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  #1  
Old 05-18-2011, 10:00 PM
Bloggingheads Bloggingheads is offline
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Default Values Added: Queasy Alienated Despair Edition (Michelle Goldberg & Mollie Ziegler Hemingway)

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  #2  
Old 05-18-2011, 11:23 PM
joe_mask joe_mask is offline
 
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Default Re: Values Added: Queasy Alienated Despair Edition

First of all, nice conversation. Quick, topical and informative.

Quickly to Mitch Daniels, I am a Jacksonian Democrat and find Mr. Daniels perfectly compatible with all positions of professional responsibility. I have been impressed with his ability to surround himself with excellent people and their zeal, in turn, for good government. He is not your typical Republican because he believes government CAN work to better the lives of it's citizens and he seems damn good at getting 'er done.
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  #3  
Old 05-18-2011, 11:35 PM
badhatharry badhatharry is offline
 
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Originally Posted by joe_mask View Post
Quickly to Mitch Daniels, I am a Jacksonian Democrat and find Mr. Daniels perfectly compatible with all positions of professional responsibility.
So if he were one of the candidates, would you vote for him?
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  #4  
Old 05-18-2011, 11:55 PM
ohreally ohreally is offline
 
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Default Re: Values Added: Queasy Alienated Despair Edition

I turned off after 5 minutes because the bullshit was insufferable. Go ahead and criticize French journalism all you want (I did so earlier) but your comments on French sexual mores is basement-level pop-psych drivel. The charge against DSK is that he is a rapist. What has this got to do with "sexual sophistication"? Unless you can show that a Frenchman is more likely to rape than an American (which you can't because rape is much more prevalent in the US), you have no case.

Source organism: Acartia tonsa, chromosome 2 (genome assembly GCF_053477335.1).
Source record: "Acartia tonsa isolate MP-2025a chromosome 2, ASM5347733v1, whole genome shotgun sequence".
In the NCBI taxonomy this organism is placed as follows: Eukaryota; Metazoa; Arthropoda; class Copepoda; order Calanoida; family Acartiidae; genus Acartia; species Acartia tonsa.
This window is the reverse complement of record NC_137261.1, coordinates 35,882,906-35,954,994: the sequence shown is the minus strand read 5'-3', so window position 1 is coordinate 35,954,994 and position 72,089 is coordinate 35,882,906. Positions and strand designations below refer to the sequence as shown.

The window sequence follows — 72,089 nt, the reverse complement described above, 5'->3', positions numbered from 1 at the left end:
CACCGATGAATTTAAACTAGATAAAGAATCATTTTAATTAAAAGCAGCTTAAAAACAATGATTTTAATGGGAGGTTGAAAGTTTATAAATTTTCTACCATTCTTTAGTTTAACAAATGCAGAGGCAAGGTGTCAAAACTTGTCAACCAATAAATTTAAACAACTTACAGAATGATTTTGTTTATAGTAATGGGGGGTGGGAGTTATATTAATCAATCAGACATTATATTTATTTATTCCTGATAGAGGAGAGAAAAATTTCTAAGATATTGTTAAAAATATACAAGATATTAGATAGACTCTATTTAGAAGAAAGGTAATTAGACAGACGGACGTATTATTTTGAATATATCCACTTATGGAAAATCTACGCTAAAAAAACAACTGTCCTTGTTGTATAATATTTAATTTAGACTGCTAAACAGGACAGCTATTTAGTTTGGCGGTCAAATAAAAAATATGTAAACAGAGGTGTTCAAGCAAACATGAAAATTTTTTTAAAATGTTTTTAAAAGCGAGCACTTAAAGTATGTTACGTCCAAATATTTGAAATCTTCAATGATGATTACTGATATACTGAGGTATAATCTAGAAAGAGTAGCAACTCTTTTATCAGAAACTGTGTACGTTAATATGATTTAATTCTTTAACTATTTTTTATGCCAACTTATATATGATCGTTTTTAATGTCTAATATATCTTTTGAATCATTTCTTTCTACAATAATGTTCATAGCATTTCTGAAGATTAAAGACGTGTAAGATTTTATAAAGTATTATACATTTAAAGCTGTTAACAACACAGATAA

Finally, I don't think anyone despises BHL more than I do. But get your facts straight for crying out loud. I challenge you to tell me what BHL said or wrote to suggest that DSK should be treated differently because of his VIP status. BHL said the judge behaved as though pretending to treat DSK like anyone else but in fact did not. Criticism based on groundless slander is disgusting.

And not to mention Hemingway's comment that BHL defends rape for a living (no doubt thinking of Polanski). What a pathetic diavlog.

Good night ladies.
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  #5  
Old 05-19-2011, 12:27 AM
Hume's Bastard Hume's Bastard is offline
 
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Default Re: Values Added: Queasy Alienated Despair Edition

Quote:
Originally Posted by ohreally View Post
I turned off after 5 minutes because the bullshit was insufferable. Go ahead and criticize French journalism all you want (I did so earlier) but your comments on French sexual mores is basement-level pop-psych drivel. The charge against DSK is that he is a rapist. What has this got to do with "sexual sophistication"? Unless you can show that a Frenchman is more likely to rape than an American (which you can't because rape is much more prevalent in the US), you have no case.

Finally, I don't think anyone despises BHL more than I do. But get your facts straight for crying out loud. I challenge you to tell me what BHL said or wrote to suggest that DSK should be treated differently because of his VIP status. BHL said the judge behaved as though pretending to treat DSK like anyone else but in fact did not. Criticism based on groundless slander is disgusting.

And not to mention Hemingway's comment that BHL defends rape for a living (no doubt thinking of Polanski). What a pathetic diavlog.

Good night ladies.